Duncan Teens Try Virtual Reality Texting and Driving Simulator

Duncan Teens Try Virtual Reality Texting and Driving Simulator
(Source KSWO)
(Source KSWO)

DUNCAN, OK (KSWO) - The dangers of texting and driving were front and center at Duncan High School Monday. State Farm and the PEERS Foundation brought their teen driving safety simulator to town.

The students said it was one of the most challenging things they've ever done, and it made them realize how difficult it is to text behind the wheel. Armed with their smart phones and a pair of virtual reality goggles, students at Duncan High School got to see the risks of distracted driving first-hand.

They had to avoid near misses with bicyclists and pedestrians, and close calls with other drivers, all while trying to text. It was a task that many of them failed.

"Whenever I would look down at my phone, and I look back up to try and like do both I couldn't really see the road what so ever so I didn't see the on coming car when I crashed," said Bruaght.

Everyday 11 teens across the United States are killed while texting behind the wheel. The PEERS Foundation teamed up with State Farm to show kids how easy it is to get distracted while driving. They hope this simulator will make them think twice before picking up the phone."

"Yea it does, just don't be on your phone at all, its bad," said Maldonado.

"Yes it does make me especially because I like to listen to music, I'm very tempted all the time to get my phone and change the song or something, but I think the simulator was a wake up call for me to not do it anymore," said Montell.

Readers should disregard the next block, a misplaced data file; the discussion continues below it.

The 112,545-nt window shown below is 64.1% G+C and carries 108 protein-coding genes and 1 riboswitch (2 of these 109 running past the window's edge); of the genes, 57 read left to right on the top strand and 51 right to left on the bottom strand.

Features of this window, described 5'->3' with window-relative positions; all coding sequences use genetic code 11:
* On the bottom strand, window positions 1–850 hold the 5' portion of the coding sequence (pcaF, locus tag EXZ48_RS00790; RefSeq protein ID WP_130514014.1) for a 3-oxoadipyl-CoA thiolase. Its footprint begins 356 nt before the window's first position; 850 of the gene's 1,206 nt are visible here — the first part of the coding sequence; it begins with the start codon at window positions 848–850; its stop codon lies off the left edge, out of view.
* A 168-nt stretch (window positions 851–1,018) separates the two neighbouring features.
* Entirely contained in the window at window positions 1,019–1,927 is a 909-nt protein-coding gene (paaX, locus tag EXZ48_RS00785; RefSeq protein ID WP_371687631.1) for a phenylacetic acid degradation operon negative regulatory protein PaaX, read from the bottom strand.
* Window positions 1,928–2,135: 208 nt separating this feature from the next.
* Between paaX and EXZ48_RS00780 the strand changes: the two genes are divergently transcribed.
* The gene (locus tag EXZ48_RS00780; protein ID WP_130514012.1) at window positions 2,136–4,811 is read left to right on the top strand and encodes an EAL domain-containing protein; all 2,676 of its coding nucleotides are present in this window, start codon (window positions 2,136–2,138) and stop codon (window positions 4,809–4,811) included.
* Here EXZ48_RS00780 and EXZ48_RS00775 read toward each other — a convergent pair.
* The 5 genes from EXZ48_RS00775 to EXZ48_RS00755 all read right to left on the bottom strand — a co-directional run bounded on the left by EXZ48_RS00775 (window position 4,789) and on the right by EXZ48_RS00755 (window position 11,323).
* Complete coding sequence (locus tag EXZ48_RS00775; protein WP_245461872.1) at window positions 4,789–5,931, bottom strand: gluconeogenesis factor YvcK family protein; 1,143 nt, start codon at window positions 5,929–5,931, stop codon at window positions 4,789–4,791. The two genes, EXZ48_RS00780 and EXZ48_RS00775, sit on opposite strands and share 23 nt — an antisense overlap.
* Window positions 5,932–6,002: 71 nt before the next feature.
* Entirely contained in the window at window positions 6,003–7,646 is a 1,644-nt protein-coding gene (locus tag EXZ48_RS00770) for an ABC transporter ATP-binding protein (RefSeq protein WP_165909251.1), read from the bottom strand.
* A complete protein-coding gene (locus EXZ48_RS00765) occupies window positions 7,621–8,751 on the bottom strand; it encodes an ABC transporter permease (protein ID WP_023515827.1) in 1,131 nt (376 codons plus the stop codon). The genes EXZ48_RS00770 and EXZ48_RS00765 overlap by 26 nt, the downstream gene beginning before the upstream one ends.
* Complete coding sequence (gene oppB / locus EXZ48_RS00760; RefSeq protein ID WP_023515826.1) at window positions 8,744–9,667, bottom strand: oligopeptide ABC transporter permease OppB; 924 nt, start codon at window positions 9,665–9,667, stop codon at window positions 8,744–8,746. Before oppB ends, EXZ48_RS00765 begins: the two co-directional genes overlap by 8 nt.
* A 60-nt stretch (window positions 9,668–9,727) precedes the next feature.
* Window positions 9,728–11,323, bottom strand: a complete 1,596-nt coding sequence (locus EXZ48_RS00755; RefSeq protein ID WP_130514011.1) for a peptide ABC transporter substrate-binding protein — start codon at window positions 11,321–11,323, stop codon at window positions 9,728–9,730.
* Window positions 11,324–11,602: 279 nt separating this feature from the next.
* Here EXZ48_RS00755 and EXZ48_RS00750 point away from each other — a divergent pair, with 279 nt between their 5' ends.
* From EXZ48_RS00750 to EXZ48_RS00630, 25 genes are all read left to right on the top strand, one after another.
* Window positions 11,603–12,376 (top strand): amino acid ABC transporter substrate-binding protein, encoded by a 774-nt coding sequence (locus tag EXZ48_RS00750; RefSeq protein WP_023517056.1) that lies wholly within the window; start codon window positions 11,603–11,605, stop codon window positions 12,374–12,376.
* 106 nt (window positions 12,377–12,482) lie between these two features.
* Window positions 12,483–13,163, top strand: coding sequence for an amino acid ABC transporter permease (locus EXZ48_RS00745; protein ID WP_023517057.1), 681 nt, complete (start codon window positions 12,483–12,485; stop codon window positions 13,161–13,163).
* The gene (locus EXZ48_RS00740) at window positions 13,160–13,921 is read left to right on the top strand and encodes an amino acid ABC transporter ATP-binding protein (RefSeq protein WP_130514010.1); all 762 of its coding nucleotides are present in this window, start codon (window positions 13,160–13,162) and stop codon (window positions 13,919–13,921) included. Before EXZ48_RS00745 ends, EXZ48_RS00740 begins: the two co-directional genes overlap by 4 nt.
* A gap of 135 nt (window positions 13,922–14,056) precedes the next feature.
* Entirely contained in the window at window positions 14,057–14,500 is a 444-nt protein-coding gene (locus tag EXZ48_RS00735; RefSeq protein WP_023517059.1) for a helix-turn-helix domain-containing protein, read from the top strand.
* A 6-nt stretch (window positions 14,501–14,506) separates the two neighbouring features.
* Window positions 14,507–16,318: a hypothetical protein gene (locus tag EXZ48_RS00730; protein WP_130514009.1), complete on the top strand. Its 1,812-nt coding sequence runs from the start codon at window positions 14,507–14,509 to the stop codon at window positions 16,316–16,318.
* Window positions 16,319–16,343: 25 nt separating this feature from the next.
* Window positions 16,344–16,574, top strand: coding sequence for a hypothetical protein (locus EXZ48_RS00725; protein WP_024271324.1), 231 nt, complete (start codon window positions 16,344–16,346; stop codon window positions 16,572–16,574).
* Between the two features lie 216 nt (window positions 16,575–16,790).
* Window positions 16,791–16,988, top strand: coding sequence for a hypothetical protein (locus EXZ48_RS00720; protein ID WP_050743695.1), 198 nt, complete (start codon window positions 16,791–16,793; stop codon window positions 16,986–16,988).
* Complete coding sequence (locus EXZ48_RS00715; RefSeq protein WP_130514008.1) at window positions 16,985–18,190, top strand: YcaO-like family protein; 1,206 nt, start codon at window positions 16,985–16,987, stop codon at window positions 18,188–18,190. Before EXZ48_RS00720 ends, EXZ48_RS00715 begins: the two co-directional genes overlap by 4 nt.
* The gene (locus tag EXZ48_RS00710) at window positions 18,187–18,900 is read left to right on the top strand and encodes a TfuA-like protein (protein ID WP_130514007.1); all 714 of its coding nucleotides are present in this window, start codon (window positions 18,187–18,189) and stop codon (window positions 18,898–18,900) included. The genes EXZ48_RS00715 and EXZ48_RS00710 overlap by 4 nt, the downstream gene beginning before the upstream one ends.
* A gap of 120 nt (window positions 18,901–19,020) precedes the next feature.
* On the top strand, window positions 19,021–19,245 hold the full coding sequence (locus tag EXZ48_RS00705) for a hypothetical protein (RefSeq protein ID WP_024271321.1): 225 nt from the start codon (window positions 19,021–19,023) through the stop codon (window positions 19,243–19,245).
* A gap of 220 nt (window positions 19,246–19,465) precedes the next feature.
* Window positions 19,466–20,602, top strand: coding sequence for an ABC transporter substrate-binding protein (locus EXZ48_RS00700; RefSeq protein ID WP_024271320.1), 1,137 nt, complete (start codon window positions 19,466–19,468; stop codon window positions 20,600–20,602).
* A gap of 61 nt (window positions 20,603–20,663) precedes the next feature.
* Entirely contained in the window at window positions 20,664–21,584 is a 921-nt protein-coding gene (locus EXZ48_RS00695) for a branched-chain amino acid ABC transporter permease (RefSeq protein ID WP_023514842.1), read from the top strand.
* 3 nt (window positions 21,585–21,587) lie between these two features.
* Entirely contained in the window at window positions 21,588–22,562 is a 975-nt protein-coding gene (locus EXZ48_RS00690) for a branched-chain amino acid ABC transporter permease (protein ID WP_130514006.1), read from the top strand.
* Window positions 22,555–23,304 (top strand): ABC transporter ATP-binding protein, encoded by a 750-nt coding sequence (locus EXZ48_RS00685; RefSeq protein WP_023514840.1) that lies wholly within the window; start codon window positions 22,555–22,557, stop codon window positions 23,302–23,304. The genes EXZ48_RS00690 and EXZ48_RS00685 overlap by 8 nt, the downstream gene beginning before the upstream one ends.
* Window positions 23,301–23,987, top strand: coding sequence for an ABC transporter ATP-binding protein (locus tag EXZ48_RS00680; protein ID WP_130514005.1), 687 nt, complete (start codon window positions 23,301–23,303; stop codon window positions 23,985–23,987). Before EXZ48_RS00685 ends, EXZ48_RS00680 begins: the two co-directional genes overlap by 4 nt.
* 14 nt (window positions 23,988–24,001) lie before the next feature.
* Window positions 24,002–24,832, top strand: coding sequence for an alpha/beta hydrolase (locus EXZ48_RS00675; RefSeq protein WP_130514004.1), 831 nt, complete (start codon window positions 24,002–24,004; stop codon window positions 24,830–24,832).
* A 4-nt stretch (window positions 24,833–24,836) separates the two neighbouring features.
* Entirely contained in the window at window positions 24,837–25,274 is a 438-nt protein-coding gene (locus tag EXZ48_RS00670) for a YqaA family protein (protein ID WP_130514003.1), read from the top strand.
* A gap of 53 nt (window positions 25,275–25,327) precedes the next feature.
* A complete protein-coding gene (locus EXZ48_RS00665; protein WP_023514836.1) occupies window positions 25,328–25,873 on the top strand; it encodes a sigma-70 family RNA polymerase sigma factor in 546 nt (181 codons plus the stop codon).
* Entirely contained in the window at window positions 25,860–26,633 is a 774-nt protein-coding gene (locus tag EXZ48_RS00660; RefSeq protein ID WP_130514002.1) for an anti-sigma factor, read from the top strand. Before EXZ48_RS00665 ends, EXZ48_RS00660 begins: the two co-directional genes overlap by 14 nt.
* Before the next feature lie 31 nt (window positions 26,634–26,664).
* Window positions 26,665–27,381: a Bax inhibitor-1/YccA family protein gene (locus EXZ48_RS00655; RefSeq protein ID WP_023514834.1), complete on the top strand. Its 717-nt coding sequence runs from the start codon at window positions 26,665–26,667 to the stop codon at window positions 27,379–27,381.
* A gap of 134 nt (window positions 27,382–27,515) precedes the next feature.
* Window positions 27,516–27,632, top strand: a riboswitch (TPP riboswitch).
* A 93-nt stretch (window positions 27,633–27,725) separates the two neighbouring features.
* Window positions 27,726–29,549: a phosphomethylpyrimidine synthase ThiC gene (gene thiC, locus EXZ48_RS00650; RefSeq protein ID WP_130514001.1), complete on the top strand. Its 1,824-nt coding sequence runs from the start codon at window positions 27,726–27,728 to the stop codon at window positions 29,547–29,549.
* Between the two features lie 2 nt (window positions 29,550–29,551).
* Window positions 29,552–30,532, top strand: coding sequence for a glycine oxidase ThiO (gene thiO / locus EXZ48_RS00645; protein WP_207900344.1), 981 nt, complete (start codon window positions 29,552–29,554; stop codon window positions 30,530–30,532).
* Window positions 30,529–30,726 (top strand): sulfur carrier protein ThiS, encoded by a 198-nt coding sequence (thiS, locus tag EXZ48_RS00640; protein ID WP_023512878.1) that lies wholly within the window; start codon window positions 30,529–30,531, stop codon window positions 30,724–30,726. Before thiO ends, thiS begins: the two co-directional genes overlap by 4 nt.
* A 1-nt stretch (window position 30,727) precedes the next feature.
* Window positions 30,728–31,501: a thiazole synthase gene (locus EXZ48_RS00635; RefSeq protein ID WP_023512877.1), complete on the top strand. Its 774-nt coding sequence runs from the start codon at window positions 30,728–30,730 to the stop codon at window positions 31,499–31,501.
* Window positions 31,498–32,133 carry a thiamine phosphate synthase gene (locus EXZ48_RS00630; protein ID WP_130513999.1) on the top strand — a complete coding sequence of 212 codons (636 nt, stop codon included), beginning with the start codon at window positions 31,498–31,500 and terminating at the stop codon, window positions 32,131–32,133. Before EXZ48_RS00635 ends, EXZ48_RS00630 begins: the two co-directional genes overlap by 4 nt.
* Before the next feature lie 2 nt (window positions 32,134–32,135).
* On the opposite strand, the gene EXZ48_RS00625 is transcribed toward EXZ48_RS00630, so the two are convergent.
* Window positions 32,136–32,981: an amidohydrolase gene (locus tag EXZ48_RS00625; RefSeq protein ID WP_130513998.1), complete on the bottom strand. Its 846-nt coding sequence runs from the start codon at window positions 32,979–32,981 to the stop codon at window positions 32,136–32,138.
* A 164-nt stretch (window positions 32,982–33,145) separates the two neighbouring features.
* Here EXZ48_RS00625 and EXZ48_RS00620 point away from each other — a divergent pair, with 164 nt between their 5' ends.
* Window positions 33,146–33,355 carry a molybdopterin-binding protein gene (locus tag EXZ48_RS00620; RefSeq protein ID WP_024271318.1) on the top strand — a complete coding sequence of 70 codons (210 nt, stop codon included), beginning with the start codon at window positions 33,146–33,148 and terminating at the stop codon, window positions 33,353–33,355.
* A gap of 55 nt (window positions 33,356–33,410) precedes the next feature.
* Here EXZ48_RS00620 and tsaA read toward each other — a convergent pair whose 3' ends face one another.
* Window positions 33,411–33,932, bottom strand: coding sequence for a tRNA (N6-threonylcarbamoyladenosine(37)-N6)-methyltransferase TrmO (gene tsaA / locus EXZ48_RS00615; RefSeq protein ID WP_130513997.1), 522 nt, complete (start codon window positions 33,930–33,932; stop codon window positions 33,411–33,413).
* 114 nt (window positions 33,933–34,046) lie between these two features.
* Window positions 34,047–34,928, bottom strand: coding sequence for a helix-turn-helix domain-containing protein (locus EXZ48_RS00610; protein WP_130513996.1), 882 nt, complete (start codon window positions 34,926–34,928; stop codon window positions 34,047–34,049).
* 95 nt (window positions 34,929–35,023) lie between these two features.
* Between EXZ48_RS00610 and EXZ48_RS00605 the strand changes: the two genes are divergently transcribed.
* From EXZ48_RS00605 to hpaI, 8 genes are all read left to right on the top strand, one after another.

Organizers said even though the experience is in a virtual reality environment, it is an example of a hard reality that could happen to anyone.

"The couple of seconds it takes just to even unlock your phone or to open a text app is the distance they are driving across an entire football field so that's exactly how far you going and that;s exactly how fast an accident happens," said Mercouffer.

"It's just something you do everyday you don't necessarily think that it's a big deal until your in control of a thousand or two thousand pounds of metal that moving at 30 or 45 miles per hour," said England.

After completing the course, students were encouraged to sign a pledge to not text and drive. They also received a certificate.The PEERS Foundation will be at Duke, and Navajo in the next two days. They will travel to high schools in Louisiana at the end of the week.

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